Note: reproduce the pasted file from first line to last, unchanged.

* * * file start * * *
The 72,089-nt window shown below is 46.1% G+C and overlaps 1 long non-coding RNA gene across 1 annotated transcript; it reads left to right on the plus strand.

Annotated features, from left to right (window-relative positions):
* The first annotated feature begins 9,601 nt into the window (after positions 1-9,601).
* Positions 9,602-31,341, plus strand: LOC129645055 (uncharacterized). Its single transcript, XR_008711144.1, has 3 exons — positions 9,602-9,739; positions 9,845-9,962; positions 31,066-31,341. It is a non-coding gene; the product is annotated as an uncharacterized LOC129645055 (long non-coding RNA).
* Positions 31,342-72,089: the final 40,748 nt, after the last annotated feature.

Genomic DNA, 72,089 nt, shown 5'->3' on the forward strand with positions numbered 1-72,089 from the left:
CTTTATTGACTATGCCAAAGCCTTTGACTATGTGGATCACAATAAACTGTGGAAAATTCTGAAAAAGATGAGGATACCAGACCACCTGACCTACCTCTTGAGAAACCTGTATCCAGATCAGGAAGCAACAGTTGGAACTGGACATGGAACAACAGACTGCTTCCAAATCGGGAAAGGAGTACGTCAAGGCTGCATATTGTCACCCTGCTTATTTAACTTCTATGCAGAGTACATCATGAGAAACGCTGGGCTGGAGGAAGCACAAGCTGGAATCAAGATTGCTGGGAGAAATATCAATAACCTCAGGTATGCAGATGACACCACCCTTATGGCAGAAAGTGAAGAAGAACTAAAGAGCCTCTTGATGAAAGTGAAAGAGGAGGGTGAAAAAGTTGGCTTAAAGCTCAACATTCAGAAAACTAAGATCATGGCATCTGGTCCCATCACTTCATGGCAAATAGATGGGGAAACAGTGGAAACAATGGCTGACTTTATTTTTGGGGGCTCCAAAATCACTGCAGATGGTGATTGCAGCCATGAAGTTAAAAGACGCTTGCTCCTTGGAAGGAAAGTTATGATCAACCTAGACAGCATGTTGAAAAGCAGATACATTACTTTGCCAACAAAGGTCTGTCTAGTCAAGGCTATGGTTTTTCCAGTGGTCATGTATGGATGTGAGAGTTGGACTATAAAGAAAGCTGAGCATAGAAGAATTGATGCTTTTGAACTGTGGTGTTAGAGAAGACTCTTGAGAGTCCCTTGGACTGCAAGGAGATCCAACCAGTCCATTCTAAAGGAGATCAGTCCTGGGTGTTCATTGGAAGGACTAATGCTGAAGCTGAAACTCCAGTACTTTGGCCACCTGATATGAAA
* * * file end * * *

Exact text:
The 72,089-nt window shown below is 46.1% G+C and overlaps 1 long non-coding RNA gene across 1 annotated transcript; it reads left to right on the plus strand.

Annotated features, from left to right (window-relative positions):
* The first annotated feature begins 9,601 nt into the window (after positions 1-9,601).
* Positions 9,602-31,341, plus strand: LOC129645055 (uncharacterized). Its single transcript, XR_008711144.1, has 3 exons — positions 9,602-9,739; positions 9,845-9,962; positions 31,066-31,341. It is a non-coding gene; the product is annotated as an uncharacterized LOC129645055 (long non-coding RNA).
* Positions 31,342-72,089: the final 40,748 nt, after the last annotated feature.

Genomic DNA, 72,089 nt, shown 5'->3' on the forward strand with positions numbered 1-72,089 from the left:
CTTTATTGACTATGCCAAAGCCTTTGACTATGTGGATCACAATAAACTGTGGAAAATTCTGAAAAAGATGAGGATACCAGACCACCTGACCTACCTCTTGAGAAACCTGTATCCAGATCAGGAAGCAACAGTTGGAACTGGACATGGAACAACAGACTGCTTCCAAATCGGGAAAGGAGTACGTCAAGGCTGCATATTGTCACCCTGCTTATTTAACTTCTATGCAGAGTACATCATGAGAAACGCTGGGCTGGAGGAAGCACAAGCTGGAATCAAGATTGCTGGGAGAAATATCAATAACCTCAGGTATGCAGATGACACCACCCTTATGGCAGAAAGTGAAGAAGAACTAAAGAGCCTCTTGATGAAAGTGAAAGAGGAGGGTGAAAAAGTTGGCTTAAAGCTCAACATTCAGAAAACTAAGATCATGGCATCTGGTCCCATCACTTCATGGCAAATAGATGGGGAAACAGTGGAAACAATGGCTGACTTTATTTTTGGGGGCTCCAAAATCACTGCAGATGGTGATTGCAGCCATGAAGTTAAAAGACGCTTGCTCCTTGGAAGGAAAGTTATGATCAACCTAGACAGCATGTTGAAAAGCAGATACATTACTTTGCCAACAAAGGTCTGTCTAGTCAAGGCTATGGTTTTTCCAGTGGTCATGTATGGATGTGAGAGTTGGACTATAAAGAAAGCTGAGCATAGAAGAATTGATGCTTTTGAACTGTGGTGTTAGAGAAGACTCTTGAGAGTCCCTTGGACTGCAAGGAGATCCAACCAGTCCATTCTAAAGGAGATCAGTCCTGGGTGTTCATTGGAAGGACTAATGCTGAAGCTGAAACTCCAGTACTTTGGCCACCTGATATGAAA